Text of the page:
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States urged to adopt a living wage for workers

States urged to adopt a living wage for workers

Thursday 15 June 2017

States urged to adopt a living wage for workers


Jersey's States are being urged to force their contractors, such as cleaning and gardening companies, to pay their employees a 'living wage.'

The call comes from Deputy Andrew Lewis, who is a member of the Jersey Living Wage Advisory Council and has campaigned for a living wage for Jersey for the past four years, said: “It is now time for the for States to sign up as a member of the living wage foundation. However, to do so the States also needs to ensure that all its suppliers, including recently out-sourced providers such as cleaning and gardening companies, also pay their staff the living wage.”

The living wage is currently £9.75 per hour, compared to the minimum wage which is £7.18.

At the Caritas annual lecture on Tuesday 13 June, the Chief Minister spoke about how the key to tackling poverty was all about creating more jobs, but Deputy Lewis thinks the States need to go a step further than just creating jobs.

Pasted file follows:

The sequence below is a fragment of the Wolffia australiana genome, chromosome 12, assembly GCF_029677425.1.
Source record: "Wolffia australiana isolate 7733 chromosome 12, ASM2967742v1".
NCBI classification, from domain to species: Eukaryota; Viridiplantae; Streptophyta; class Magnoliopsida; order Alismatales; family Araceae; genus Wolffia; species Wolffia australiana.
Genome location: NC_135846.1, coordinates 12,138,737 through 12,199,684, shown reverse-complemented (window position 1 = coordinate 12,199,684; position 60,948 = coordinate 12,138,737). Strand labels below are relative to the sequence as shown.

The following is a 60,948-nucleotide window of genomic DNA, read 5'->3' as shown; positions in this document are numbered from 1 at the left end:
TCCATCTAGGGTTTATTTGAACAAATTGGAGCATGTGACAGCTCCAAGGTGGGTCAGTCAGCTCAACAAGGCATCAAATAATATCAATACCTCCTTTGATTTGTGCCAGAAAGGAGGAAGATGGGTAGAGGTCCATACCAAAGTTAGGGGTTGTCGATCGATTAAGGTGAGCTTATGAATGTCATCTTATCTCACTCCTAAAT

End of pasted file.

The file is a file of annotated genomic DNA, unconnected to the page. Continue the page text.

“Not only does the living wage create a greater incentive for people to take jobs but it stops the ridiculous situation that we currently find ourselves in whereby the government is subsidising the few businesses that do not currently pay a living wage. It does this by topping up workers’ salaries through income support and supplementation.

“Living wage detractors always point to the potential for jobs to be lost but this is a red herring. By paying people a decent amount for their work, you stimulate the economy by putting more money in consumers’ pockets and crucially, you increase the tax take at the same time.

“On the other hand, the current situation creates a perverse incentive for employers to pay their staff less, thereby reducing income tax and paying out more through benefits.

“During Senator Gorst’s speech today [June 13] he highlighted the strength of Jersey’s economy and wanted everyone to share in this success saying that he “wanted to raise income for the poorest”. One of the quickest ways to do this is to get on with introducing a living wage for Jersey,” said Deputy Lewis.

The former Dean of Jersey, the Rev Bob Key, also spoke at the lecture and ended his speech saying that, “...the strive towards a living wage should not be optional but core business for Jerseys Government."

 

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